Advocates around the country are calling for the end of using all levels of correctional facility beds for mental health treatment. Recently, Colorado overhauled its system, ending the practice of putting patients in jails by building up support systems around the state. But in New Hampshire, only a few of the state’s 424 legislators are taking on the issue, making it an uphill battle.
Civil rights violations
To extract Andrew from the prison’s psychiatric unit, his father contacted Sandra Bloomenthal, a Nashua, New Hampshire, attorney. In April, she filed a petition in the U.S. District Court for a writ of habeas corpus against the state for unconstitutionally imprisoning Andrew—a civilly committed patient in need of psychiatric care—in the men’s prison. The petition called for Andrew’s immediate release because of civil rights violations.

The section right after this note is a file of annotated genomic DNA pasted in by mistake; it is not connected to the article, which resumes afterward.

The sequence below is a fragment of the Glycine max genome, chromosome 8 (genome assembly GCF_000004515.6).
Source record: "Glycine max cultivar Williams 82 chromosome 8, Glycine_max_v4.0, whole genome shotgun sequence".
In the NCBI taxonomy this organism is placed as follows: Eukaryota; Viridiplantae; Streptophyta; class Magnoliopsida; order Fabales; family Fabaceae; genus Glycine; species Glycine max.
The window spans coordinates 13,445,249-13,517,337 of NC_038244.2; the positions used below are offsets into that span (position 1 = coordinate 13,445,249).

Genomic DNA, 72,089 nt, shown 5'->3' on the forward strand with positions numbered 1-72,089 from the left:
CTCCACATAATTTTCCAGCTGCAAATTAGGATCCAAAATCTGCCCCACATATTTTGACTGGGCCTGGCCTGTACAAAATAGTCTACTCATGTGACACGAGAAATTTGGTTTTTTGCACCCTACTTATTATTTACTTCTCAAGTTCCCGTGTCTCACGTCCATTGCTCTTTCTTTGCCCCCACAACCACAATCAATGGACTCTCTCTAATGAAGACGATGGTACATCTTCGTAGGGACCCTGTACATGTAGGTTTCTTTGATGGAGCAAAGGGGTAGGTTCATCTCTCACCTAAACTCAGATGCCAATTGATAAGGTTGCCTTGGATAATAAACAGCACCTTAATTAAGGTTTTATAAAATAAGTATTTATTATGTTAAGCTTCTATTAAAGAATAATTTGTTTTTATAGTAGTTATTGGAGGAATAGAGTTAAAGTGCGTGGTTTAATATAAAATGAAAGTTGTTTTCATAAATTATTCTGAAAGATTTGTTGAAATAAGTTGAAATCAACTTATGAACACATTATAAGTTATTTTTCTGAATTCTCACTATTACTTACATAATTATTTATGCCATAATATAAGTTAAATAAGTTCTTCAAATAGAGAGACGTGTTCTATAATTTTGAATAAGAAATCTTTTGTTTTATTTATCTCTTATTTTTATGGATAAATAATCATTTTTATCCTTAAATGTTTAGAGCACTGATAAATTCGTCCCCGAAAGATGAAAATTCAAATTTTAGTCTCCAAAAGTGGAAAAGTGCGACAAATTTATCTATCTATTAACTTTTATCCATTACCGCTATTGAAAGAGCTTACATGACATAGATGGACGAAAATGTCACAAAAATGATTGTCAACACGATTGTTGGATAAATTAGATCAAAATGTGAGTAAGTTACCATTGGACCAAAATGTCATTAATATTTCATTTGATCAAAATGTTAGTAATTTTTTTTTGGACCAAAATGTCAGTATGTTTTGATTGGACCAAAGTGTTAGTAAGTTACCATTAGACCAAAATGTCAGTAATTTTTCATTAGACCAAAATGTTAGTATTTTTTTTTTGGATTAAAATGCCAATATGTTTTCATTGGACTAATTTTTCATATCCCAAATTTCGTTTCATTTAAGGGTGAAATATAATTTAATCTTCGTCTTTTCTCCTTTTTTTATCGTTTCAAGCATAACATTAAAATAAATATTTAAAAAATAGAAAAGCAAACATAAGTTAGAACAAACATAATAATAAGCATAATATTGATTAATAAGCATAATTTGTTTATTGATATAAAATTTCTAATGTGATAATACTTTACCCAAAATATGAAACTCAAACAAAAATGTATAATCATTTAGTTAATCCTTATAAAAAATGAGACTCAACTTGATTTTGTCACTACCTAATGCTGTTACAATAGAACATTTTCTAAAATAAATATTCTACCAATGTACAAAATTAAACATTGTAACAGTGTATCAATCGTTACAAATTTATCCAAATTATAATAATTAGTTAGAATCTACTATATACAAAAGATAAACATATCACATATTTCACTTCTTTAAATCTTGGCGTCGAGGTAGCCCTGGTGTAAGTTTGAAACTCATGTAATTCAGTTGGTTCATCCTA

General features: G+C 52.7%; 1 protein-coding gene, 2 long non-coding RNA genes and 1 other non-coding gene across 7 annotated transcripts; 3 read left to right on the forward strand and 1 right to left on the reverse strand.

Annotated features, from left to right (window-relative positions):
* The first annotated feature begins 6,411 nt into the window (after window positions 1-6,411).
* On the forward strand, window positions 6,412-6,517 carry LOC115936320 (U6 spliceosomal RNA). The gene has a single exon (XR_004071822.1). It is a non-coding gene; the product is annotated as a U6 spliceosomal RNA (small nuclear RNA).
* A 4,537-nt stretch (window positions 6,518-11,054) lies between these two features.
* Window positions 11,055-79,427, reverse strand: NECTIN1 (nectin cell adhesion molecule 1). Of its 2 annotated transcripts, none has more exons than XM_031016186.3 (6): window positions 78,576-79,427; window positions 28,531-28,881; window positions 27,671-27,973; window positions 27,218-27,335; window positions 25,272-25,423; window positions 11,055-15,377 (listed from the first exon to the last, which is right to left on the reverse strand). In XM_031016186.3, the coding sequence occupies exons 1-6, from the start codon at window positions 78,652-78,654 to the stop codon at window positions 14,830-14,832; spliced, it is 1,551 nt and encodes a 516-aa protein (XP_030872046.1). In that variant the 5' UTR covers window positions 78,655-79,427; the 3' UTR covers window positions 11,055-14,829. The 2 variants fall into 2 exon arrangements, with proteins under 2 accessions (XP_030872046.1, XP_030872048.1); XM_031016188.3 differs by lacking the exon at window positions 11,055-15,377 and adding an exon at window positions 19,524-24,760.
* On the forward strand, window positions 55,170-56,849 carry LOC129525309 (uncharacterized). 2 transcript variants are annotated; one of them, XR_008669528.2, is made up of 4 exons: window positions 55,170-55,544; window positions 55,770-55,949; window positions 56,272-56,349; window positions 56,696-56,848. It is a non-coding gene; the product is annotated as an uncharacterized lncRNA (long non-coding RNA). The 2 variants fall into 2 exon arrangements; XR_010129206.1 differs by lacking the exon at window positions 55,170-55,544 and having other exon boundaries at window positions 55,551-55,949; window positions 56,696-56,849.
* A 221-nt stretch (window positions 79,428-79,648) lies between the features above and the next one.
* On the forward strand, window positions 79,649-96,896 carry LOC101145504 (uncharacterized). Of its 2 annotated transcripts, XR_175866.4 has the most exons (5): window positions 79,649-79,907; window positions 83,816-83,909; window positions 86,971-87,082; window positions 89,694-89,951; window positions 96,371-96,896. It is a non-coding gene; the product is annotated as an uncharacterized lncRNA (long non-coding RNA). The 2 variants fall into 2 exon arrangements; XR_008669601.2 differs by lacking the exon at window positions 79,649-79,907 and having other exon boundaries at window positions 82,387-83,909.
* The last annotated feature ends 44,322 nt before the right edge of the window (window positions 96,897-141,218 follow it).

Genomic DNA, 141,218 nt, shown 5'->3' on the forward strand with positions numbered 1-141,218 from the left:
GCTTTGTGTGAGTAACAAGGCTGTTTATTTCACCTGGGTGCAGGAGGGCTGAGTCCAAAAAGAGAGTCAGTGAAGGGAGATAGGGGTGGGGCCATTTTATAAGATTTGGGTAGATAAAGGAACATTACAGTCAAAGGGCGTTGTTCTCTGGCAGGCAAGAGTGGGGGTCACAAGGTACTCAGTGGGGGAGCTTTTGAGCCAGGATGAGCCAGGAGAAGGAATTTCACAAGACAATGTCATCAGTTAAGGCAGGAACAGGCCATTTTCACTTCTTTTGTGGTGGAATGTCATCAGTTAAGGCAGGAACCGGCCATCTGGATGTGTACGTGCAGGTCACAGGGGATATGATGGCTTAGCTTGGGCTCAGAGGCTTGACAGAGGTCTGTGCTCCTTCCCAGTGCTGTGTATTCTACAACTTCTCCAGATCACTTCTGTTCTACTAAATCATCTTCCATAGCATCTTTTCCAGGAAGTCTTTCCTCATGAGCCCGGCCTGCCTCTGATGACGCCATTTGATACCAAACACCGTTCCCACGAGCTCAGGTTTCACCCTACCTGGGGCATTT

“[He is] denied contact visits with his father ... denied contact visits with his attorney,” Bloomenthal wrote in the petition. “He has been tasered. The treatment he has received is cruel and unusual punishment without having been convicted of a crime and with no pending criminal process.”
In a later statement to the court, she wrote, “Andrew Butler is stripped of his basic fundamental constitutional rights by his incarceration. His present need for secure psychiatric care is not at issue. At issue is Andrew Butler’s cruel treatment and false imprisonment in a nonaccredited and nonlicensed facility, which is prison and not a hospital.”